St. Ann hired Boyd. From there Boyd shuffled his way to nearby Ferguson in 2012 and was on the force leading up to the 2014 death of Michael Brown. A Ferguson woman sued Boyd saying he arrested her for asking for his name at the scene of a traffic accident. He also was an officer cited by the Justice Department in its finding of a pattern of unconstitutional policing. He issued nine citations to Fred Watson, an employee of the National Geospatial-Intelligence Agency. Watson had just finished playing basketball and gotten into his car when Boyd arrived to charge him with not wearing a seat belt and a host of other unfounded violations. Watson said Boyd drew his gun and pointed it at his head for using his cell phone. Ferguson police responded it only hired officers after they “undergo extensive investigation.”
Another St. Louis police officer who found refuge in St. Ann was Christopher Tanner who shot a former Black St. Louis officer Milton Green at Green’s home in 2017. A police chase sped into Green’s neighborhood while he was off-duty working on his car in his driveway. A first white officer ordered Green to the ground and forced him to drop his service revolver. No sooner had that officer allowed Green to get up and retrieve his gun but Tanner arrived, told him to drop the pistol and immediately shot him. Green sued the city in 2019.
Tanner soon was joined in St. Ann by Jonathan Foote, who resigned from the St. Louis Police Department after a traffic stop led to a crash where a bystander was killed. And there was Christopher Childers, fired from the St. Louis department after assaulting another officer by firing a stun gun at her in her patrol car. He also had initiated a chase that resulted in the death of a bystander. St. Ann fired Childers last month for overdosing on opiods.
St. Ann’s elected Police Chief Aaron Jimenez also hired officer Ellis Brown after he was forced out of the St. Louis Police Department and his state certification suspended. Brown lied about a 2016 incident where he tailed a car, which accelerated, crashed and started burning. Brown left the scene instead of calling for help and then claimed in a report that he hadn’t been there. Brown also was one of two officers who had shot Kajieme Powell to death in St. Louis after a shoplifting complaint in 2014. He said he acted in self-defense because Powell had a knife. Also, 19 of Brown’s questionable search warrants were thrown out because he used the same language in each.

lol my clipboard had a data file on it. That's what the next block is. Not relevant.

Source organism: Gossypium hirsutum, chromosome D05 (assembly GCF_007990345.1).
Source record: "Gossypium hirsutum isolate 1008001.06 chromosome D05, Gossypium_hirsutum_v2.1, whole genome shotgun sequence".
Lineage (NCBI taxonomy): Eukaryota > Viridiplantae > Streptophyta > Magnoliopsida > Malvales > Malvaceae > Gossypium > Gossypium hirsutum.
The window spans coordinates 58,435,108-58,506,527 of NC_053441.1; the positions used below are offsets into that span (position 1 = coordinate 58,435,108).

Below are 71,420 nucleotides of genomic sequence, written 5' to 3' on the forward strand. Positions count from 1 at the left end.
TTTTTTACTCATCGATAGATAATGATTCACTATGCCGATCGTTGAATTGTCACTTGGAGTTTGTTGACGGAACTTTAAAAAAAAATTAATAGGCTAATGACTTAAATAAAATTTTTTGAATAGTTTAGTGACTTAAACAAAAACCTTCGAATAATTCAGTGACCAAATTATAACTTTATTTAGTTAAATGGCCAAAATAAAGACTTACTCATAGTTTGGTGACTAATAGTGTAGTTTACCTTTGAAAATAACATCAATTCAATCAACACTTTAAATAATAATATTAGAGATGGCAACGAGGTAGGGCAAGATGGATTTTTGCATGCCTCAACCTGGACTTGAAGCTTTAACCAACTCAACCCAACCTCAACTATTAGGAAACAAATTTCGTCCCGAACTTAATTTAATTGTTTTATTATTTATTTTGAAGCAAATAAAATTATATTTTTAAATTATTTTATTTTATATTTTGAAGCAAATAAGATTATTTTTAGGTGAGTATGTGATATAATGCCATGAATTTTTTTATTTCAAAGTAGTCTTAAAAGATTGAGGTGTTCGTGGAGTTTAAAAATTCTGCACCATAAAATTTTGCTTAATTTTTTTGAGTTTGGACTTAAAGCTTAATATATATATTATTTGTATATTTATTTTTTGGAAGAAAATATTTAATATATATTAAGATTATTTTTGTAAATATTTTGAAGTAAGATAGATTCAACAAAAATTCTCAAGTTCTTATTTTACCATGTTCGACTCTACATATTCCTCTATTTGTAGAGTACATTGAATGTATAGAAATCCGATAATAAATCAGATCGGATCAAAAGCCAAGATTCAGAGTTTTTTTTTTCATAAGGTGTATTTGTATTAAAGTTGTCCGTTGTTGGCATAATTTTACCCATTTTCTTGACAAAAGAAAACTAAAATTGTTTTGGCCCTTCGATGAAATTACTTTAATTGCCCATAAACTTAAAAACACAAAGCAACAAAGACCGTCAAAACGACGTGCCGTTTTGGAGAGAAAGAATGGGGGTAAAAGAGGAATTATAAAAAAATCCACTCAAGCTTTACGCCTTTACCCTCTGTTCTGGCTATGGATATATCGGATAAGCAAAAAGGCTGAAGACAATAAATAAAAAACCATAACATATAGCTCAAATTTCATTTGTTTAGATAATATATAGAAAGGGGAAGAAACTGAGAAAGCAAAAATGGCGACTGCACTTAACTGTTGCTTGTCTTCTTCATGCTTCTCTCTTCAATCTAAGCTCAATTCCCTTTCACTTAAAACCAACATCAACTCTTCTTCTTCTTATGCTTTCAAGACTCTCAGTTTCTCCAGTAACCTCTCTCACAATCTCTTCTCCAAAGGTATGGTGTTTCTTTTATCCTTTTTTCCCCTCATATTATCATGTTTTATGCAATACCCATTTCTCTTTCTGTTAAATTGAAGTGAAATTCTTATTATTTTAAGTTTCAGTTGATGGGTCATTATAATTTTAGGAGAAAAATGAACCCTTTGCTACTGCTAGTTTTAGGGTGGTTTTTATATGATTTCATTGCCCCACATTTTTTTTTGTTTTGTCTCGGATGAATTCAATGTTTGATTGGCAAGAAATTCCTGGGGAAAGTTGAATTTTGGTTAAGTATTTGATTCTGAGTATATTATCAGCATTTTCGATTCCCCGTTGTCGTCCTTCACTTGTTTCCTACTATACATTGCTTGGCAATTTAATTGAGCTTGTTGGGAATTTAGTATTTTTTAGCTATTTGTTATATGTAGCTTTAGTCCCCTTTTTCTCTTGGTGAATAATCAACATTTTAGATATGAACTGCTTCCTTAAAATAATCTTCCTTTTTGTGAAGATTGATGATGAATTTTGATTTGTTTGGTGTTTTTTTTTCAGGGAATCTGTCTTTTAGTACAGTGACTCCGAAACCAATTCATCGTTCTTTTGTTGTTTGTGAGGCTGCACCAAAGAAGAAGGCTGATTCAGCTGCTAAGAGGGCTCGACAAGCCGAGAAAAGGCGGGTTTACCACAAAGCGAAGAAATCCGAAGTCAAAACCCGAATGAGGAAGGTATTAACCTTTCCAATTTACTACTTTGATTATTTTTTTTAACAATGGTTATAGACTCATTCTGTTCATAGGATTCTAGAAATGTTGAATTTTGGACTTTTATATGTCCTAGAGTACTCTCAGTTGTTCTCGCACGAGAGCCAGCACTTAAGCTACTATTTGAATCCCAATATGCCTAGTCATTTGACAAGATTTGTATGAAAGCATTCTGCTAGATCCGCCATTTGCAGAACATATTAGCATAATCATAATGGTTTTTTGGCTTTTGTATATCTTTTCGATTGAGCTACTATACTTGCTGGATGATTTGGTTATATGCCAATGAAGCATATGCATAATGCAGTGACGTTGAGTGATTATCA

Then in 2017 St. Ann hired Mark Jakob, one of two St. Louis County police officers fired for lying about a high-speed chase that ended in two deaths. The officers at first claimed not to have been involved in the chase, but an activist group released video showing they were.
Chief Jimenez’s department favors aggressive tactics such as police chases. Despite its small size, St. Ann police conduct as many high-speed chases as the nearby St. Louis and St. Louis Police Departments that are 20 times bigger. Jimenez has said publicly he checks on officers’ backgrounds but hired officers like Tanner and Brown because they hadn’t been fired.
There is one chase a week in St. Ann and one crash every two weeks, sometimes with deadly consequences, the Post-Dispatch reported.
Finally, St. Ann hired ex-Iraqi war veteran Joshua Daniel Becherer, a member of the St. Louis Police Department SWAT team that killed Isaiah Hammett in a controversial no-knock raid in 2017. Becherer resigned from the St. Louis department in 2017 after his arrest for domestic assault for pointing a loaded rifle at a woman’s face and threatening to kill her.
Becherer is a good example of how an officer’s past misdeeds are kept secret from the public.
None of this information about Becherer was released by the Police Officer Licensing and Training (POST) office in Missouri. In fact, the only things that are open to the public about police officers under Missouri’s Sunshine law is the name of officer, license status, and commissioning or law enforcement agency where the officer is employed.
A LIFELONG CRUSADE
Goldman, the veteran law professor, has weighed in on the muni-shuffle in St. Ann, the abuses in McFarland, Cleveland’s mistake in hiring Loehmann — all during a four-decade crusade against wandering cops. The 2014 Black Lives Matter protests after Ferguson and the 2020 George Floyd uprisings have redoubled the attention to the problem of wandering cops and that leads people to Goldman’ doorstep.
Goldman’s crusade began 41 years ago this past March, when two bullets from Joseph Sorbello’s revolver tore through the body of an alleged car thief, Roy Wash, in a parking lot behind a store at 7170 Manchester Boulevard in Maplewood, Mo. The shots killed the alleged thief, but they triggered an epiphany for the still youthful law professor.